Europe, we can get a probe into orbit around a passing comet but struggle with landings on Mars and orbits around Earth it seems.

youji itami:

tangoprime:
"Russian-made Soyuz capsule" launching an EU competitor to Russia's GLONASS system... hate to be that guy, but y'know, it's already been feeling a lot more cold-wary lately than it has for a long time. *dons tinfoil hat*

Oh and how do they compete? since both systems like with the US GPS are designed to work together.

I've been told it's more a self-reliance issue than anything else. Any modern countries' economy as well as military heavily relies on GPS in various ways these days. Hence it's wise to at least have some GPS technology of your own in place, rather than relying completely on another country to provide it. Otherwise you run the risk of that country pressuring you for God knows what in exchange for them continueing to share their GPS sattelites. The most extreme application of this would be that in war, the country sharing their GPS network could simply stop doing so with their opponents, thereby mayorly screwing over their opponent's army. Basically exactly the same thing as Russia likes to do with their gas export. That doesn't mean that Europe is gearing up for war or anything ofcourse. This is just the geo-political application of that saying: "High fences make for good neighbours."

So yeah. Knowing all that, tangoprime's theory isn't all that bonkers. Especially given Putin's track record and how Russia not too long ago leveraged their effective monopoly on space travel against the US to keep them out of the Ukrain conflict. (Remember? That statement about how they'd just have to get to the ISS with a trampoline then?) But then again, it's probably best not to jump to conclusions.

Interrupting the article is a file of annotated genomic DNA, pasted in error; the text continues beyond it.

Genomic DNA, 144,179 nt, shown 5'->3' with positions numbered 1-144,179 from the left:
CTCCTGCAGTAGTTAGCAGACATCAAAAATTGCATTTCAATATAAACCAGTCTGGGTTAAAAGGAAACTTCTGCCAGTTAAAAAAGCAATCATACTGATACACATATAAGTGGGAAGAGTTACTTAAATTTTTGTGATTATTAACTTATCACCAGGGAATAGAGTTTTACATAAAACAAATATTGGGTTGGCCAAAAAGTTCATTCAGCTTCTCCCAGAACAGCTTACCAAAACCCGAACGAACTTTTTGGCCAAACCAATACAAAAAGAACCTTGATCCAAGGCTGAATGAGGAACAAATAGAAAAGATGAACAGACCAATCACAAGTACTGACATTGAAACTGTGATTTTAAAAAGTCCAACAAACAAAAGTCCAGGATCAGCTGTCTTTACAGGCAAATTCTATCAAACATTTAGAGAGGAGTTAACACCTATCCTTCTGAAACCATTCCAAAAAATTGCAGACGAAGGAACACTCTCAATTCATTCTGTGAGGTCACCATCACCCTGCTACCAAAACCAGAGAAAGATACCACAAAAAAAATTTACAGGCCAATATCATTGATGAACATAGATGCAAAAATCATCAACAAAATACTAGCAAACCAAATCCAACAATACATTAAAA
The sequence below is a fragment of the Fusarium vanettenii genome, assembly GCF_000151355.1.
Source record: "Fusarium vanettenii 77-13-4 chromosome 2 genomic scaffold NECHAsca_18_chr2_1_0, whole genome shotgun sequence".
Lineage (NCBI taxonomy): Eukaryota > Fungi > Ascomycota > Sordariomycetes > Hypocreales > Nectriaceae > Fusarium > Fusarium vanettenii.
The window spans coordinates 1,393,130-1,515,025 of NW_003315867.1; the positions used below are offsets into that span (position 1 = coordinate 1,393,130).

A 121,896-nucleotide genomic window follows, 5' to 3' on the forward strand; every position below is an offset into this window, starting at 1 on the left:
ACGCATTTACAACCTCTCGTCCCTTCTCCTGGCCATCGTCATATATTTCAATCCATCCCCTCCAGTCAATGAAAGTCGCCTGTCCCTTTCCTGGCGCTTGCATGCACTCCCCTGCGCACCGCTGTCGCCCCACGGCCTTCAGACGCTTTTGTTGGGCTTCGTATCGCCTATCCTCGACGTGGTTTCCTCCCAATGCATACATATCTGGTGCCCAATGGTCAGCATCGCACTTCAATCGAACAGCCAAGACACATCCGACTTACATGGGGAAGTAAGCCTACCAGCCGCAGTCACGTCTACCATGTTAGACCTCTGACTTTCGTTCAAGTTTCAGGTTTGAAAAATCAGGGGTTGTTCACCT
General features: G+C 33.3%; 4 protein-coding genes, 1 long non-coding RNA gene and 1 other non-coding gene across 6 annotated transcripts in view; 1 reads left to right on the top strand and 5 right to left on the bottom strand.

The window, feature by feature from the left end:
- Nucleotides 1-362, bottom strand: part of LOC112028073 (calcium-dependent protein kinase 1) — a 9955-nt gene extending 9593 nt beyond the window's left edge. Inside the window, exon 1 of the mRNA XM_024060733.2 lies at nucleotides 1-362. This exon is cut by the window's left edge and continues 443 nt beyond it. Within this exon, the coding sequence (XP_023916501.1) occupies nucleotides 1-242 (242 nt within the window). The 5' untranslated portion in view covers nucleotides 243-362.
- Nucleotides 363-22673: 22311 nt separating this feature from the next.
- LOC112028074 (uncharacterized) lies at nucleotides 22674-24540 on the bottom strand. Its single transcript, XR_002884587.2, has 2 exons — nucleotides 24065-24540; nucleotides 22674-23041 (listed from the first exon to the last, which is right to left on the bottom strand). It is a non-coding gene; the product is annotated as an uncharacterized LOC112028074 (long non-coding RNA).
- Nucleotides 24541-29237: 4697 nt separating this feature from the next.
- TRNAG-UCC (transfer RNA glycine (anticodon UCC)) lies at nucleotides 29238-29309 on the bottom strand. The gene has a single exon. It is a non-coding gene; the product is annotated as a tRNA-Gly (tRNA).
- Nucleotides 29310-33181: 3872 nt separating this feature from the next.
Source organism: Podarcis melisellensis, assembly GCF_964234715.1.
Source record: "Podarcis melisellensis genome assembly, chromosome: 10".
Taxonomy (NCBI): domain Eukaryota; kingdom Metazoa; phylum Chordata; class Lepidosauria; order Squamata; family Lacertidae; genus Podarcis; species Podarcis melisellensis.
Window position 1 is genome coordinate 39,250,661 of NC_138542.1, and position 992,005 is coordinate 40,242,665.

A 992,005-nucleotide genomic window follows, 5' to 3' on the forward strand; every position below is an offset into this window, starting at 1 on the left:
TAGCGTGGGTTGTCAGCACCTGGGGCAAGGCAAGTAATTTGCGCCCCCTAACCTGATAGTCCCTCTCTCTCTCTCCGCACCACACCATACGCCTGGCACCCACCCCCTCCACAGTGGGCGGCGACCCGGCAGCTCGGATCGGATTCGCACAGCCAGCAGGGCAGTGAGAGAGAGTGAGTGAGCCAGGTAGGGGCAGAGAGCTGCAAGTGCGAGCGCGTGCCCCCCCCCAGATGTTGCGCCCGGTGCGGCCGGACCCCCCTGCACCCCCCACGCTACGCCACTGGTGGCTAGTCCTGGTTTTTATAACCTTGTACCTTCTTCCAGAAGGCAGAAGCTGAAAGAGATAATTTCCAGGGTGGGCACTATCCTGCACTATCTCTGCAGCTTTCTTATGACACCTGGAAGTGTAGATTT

youji itami:

90sgamer:
Privatize our space program, they said.
Everything works better when handed to the lowest bidder, they said.

This is a European project and has nothing to do with NASA.

wide

Who has said otherwise?

Someone has never made it to the Mun, NEEDS MOAR BOOSTAHS!!! They seriously need to have these doofuses play a supervised hour of KSP before they are even permitted an interview.

*I build rocket, good, yes? Good rock, I build, yes?

#Let's see you land it on the mun.

*FOR THA MOTHA LAND!!!

*BOOM!*

"Awkward Pause"

#You even managed to off Jebediah...

*Shitty American design, yes?

Doesn't the EU have their own space program called the ESA or something? A launch pad in in French New Gunniea, nice track record for successful launches, and that sort of thing?

Obligatory Kerbal Space Program joke in five, four, three... oh, wait, there it is two posts up...!

So much for nailing the thread entry burn. -:/

EDIT: Insofar as privatizing space, give NASA's budget to Burt Rutan. We'll be mining near-Earth asteroids and setting up a lunar colony inside three years.

Ed130 The Vanguard:
Doesn't the EU have their own space program called the ESA or something? A launch pad in in French New Gunniea, nice track record for successful launches, and that sort of thing?

Yes.

Satellites Doresa and Milena were launched by Arianespace, the company that handles launches for the European Space Agency (ESA), from French Guiana.

OT: Hope they find a way to solve this, though to me it looks like they've currently just increased the number of man-made space rubble by 2.

NLS:

Ed130 The Vanguard:
Doesn't the EU have their own space program called the ESA or something? A launch pad in in French New Gunniea, nice track record for successful launches, and that sort of thing?

Yes.

Satellites Doresa and Milena were launched by Arianespace, the company that handles launches for the European Space Agency (ESA), from French Guiana.

OT: Hope they find a way to solve this, though to me it looks like they've currently just increased the number of man-made space rubble by 2.

Then why the hell were they using Zoyuz instead of one of the Ariane family of rockets?

Worst case scenario they'll just de-orbit the two sats in question, its the small crap and unpowered equipment that are the big dangers.